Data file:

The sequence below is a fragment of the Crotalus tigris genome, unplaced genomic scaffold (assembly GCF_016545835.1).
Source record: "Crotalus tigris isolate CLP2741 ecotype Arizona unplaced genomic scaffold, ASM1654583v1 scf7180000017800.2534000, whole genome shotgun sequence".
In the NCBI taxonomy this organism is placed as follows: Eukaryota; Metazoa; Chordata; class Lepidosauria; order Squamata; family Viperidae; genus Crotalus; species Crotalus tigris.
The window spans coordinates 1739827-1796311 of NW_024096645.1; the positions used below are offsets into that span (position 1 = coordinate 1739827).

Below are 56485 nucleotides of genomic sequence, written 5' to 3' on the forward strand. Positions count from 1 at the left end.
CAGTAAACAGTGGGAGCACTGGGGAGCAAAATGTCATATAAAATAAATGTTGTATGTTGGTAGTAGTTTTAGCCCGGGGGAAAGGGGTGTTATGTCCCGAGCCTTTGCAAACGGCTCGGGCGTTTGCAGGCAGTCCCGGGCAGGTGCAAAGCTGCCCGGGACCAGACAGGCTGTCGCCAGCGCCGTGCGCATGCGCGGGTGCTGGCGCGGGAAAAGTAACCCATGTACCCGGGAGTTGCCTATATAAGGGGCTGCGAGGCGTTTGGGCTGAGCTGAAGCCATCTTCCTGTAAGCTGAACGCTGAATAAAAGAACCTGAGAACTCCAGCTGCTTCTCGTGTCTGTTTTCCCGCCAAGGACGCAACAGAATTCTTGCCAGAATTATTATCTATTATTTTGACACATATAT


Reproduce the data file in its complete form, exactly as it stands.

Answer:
The sequence below is a fragment of the Crotalus tigris genome, unplaced genomic scaffold (assembly GCF_016545835.1).
Source record: "Crotalus tigris isolate CLP2741 ecotype Arizona unplaced genomic scaffold, ASM1654583v1 scf7180000017800.2534000, whole genome shotgun sequence".
In the NCBI taxonomy this organism is placed as follows: Eukaryota; Metazoa; Chordata; class Lepidosauria; order Squamata; family Viperidae; genus Crotalus; species Crotalus tigris.
The window spans coordinates 1739827-1796311 of NW_024096645.1; the positions used below are offsets into that span (position 1 = coordinate 1739827).

Below are 56485 nucleotides of genomic sequence, written 5' to 3' on the forward strand. Positions count from 1 at the left end.
CAGTAAACAGTGGGAGCACTGGGGAGCAAAATGTCATATAAAATAAATGTTGTATGTTGGTAGTAGTTTTAGCCCGGGGGAAAGGGGTGTTATGTCCCGAGCCTTTGCAAACGGCTCGGGCGTTTGCAGGCAGTCCCGGGCAGGTGCAAAGCTGCCCGGGACCAGACAGGCTGTCGCCAGCGCCGTGCGCATGCGCGGGTGCTGGCGCGGGAAAAGTAACCCATGTACCCGGGAGTTGCCTATATAAGGGGCTGCGAGGCGTTTGGGCTGAGCTGAAGCCATCTTCCTGTAAGCTGAACGCTGAATAAAAGAACCTGAGAACTCCAGCTGCTTCTCGTGTCTGTTTTCCCGCCAAGGACGCAACAGAATTCTTGCCAGAATTATTATCTATTATTTTGACACATATAT